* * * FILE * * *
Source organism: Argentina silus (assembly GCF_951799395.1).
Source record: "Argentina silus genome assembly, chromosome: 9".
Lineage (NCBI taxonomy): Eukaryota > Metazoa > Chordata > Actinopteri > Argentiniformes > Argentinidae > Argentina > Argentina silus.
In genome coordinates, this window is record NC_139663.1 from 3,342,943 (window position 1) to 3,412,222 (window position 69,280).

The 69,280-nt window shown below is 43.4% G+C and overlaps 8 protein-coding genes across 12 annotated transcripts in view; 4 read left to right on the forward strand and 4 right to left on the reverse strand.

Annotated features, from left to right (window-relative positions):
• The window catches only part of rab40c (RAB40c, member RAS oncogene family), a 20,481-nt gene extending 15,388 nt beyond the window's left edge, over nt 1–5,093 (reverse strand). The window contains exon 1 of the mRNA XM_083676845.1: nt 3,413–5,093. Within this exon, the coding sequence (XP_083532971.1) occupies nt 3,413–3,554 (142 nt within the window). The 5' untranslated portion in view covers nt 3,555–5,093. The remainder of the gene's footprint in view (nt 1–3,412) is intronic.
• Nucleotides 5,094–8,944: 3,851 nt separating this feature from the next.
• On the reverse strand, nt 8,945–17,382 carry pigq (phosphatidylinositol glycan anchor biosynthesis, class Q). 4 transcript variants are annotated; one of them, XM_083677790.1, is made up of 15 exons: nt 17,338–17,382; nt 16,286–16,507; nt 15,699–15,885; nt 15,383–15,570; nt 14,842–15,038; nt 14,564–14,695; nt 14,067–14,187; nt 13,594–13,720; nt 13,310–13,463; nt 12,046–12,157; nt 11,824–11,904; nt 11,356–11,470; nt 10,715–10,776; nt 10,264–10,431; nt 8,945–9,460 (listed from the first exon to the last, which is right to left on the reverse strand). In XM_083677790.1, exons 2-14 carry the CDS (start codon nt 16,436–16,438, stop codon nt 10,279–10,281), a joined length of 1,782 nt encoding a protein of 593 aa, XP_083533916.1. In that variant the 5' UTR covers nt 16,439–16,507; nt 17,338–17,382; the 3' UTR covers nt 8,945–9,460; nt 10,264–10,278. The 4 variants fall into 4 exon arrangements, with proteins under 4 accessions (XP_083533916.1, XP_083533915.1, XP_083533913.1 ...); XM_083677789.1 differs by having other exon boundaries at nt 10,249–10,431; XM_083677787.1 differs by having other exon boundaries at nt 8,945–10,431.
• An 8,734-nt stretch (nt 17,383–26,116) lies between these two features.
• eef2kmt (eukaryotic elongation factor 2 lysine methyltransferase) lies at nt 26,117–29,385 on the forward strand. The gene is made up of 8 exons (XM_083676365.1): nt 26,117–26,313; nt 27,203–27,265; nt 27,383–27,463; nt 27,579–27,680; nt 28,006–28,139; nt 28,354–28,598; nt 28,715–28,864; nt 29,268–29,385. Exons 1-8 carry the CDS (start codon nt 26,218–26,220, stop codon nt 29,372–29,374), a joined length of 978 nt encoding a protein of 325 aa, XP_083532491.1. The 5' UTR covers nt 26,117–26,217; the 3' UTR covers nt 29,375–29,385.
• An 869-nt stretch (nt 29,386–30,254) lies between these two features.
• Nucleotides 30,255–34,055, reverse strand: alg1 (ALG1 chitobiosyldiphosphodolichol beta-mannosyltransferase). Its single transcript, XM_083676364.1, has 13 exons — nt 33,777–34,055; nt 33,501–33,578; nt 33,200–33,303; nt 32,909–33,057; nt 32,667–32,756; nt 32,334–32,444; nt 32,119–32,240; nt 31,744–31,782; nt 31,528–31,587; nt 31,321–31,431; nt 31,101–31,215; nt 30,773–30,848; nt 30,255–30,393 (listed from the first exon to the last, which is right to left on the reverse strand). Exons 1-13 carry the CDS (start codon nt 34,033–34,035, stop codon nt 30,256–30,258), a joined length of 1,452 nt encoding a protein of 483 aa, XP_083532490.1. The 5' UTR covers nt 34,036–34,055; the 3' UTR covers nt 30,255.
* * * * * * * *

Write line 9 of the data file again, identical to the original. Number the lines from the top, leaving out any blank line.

• On the reverse strand, nt 8,945–17,382 carry pigq (phosphatidylinositol glycan anchor biosynthesis, class Q). 4 transcript variants are annotated; one of them, XM_083677790.1, is made up of 15 exons: nt 17,338–17,382; nt 16,286–16,507; nt 15,699–15,885; nt 15,383–15,570; nt 14,842–15,038; nt 14,564–14,695; nt 14,067–14,187; nt 13,594–13,720; nt 13,310–13,463; nt 12,046–12,157; nt 11,824–11,904; nt 11,356–11,470; nt 10,715–10,776; nt 10,264–10,431; nt 8,945–9,460 (listed from the first exon to the last, which is right to left on the reverse strand). In XM_083677790.1, exons 2-14 carry the CDS (start codon nt 16,436–16,438, stop codon nt 10,279–10,281), a joined length of 1,782 nt encoding a protein of 593 aa, XP_083533916.1. In that variant the 5' UTR covers nt 16,439–16,507; nt 17,338–17,382; the 3' UTR covers nt 8,945–9,460; nt 10,264–10,278. The 4 variants fall into 4 exon arrangements, with proteins under 4 accessions (XP_083533916.1, XP_083533915.1, XP_083533913.1 ...); XM_083677789.1 differs by having other exon boundaries at nt 10,249–10,431; XM_083677787.1 differs by having other exon boundaries at nt 8,945–10,431.